A National Transportation Safety Board meteorologist conducted a review of weather conditions at the time of the accident. According to the meteorologist's Factual Report, the accident airplane flew through an area of heavy rain and thunderstorms. Additionally, an IFR AIRMET was issued for ceilings below 1,000 feet, and visibility below 3 miles in precipitation. Convective SIGMETs were also issued for the area of the accident site, warning of embedded thunderstorms with tops at 30,000 feet.

Weather reported at the Easton/Newnam Field Airport, approximately 13 miles north of the accident site, at 0933, included wind from 320 degrees at 4 knots, and 5 miles visibility, with thunderstorms and rain. An overcast cloud layer was reported at 600 feet, the temperature was 8 degrees Celsius (C), the dew point was 7 degrees C, and the altimeter setting was 29.77 inches of mercury.


The initial impact point (IIP) was an approximate 2-foot deep crater in which the left propeller was found. The wreckage path continued approximately 70 feet, to the main wreckage, on a heading of 330 degrees. Located along the wreckage path were the left and right engines, and right propeller. The main wreckage came to rest on an approximate heading of 240 degrees. The inboard section of the left wing remained attached to the fuselage, and the leading edge was compressed aft to the main spar. The left flap was separated from the wing, in two pieces, and located in the vicinity of the main wreckage. The left outboard section of the wing was separated from the inboard section, and the aileron remained attached to the wing at its attachment points.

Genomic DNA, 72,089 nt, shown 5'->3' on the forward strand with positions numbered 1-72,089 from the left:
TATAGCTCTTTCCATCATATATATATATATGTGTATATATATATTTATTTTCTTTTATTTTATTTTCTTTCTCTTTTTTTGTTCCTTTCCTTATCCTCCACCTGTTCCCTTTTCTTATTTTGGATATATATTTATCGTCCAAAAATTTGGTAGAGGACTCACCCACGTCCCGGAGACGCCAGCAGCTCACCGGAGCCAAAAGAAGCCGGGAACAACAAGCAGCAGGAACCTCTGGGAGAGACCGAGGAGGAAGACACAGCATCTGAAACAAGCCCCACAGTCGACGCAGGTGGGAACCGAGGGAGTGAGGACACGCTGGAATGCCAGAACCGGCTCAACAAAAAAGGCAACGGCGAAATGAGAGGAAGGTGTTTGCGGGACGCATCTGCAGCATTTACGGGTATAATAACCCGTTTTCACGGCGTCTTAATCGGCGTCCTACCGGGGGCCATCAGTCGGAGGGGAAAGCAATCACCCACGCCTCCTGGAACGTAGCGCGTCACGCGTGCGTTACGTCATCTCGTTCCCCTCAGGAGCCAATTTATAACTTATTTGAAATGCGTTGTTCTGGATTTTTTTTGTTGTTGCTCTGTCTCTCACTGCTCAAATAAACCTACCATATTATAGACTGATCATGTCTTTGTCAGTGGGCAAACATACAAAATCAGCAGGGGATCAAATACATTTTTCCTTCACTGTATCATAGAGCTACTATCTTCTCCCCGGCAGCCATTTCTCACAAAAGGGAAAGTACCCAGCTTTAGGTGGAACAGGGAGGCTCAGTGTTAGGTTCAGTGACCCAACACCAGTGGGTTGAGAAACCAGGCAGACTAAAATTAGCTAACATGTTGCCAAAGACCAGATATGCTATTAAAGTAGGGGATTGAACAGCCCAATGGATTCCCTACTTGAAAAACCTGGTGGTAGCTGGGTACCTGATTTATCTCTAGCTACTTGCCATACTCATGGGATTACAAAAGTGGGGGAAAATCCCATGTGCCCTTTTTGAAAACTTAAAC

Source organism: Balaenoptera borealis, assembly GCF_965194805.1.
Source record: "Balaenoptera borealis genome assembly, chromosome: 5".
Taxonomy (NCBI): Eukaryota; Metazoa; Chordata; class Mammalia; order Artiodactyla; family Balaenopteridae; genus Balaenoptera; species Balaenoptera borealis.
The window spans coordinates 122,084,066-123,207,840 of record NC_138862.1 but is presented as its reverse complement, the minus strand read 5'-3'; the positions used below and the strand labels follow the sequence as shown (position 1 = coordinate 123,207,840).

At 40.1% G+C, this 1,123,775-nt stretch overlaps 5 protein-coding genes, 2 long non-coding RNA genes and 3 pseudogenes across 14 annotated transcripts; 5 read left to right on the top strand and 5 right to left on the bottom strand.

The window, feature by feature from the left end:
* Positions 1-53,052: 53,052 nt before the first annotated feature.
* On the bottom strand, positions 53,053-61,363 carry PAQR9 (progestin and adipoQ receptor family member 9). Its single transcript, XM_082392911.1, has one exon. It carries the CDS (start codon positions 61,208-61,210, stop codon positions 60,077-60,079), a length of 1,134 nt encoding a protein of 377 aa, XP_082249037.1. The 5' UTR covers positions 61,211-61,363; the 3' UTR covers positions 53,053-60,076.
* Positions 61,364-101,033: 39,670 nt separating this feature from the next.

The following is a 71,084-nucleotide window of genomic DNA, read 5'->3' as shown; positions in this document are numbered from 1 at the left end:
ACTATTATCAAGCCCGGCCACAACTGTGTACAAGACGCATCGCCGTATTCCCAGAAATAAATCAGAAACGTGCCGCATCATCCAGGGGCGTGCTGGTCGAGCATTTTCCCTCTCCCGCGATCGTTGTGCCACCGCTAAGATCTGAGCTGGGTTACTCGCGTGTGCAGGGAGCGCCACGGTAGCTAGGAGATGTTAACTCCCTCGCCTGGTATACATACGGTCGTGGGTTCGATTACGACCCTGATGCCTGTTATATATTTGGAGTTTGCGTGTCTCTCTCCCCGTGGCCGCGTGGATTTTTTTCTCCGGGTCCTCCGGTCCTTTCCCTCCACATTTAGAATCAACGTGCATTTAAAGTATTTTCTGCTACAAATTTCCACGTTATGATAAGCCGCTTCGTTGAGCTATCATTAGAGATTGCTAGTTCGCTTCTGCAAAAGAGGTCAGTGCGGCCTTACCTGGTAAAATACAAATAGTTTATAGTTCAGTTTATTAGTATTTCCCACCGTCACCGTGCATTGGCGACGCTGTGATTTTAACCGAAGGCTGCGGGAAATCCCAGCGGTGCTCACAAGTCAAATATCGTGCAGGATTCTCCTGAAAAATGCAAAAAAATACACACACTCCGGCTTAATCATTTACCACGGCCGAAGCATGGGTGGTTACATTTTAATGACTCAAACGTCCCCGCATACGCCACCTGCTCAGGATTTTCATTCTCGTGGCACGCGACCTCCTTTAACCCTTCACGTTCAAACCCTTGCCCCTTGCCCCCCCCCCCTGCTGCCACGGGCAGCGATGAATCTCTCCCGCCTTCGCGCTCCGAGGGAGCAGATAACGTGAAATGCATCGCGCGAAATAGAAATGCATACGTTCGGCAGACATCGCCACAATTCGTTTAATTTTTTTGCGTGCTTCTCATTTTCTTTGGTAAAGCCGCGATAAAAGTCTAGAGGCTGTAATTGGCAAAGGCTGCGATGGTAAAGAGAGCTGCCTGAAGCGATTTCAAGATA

The empennage section of the airplane remained attached to the fuselage by the flight control cables, and was bent over the fuselage section.

The entire right wing remained attached to the fuselage at the wing root. The leading edge of the wing was compressed aft to the main spar. The flap and aileron remained attached to the wing at their respective attachment points.

Flight control continuity was confirmed from the flight control surfaces to the fuselage area.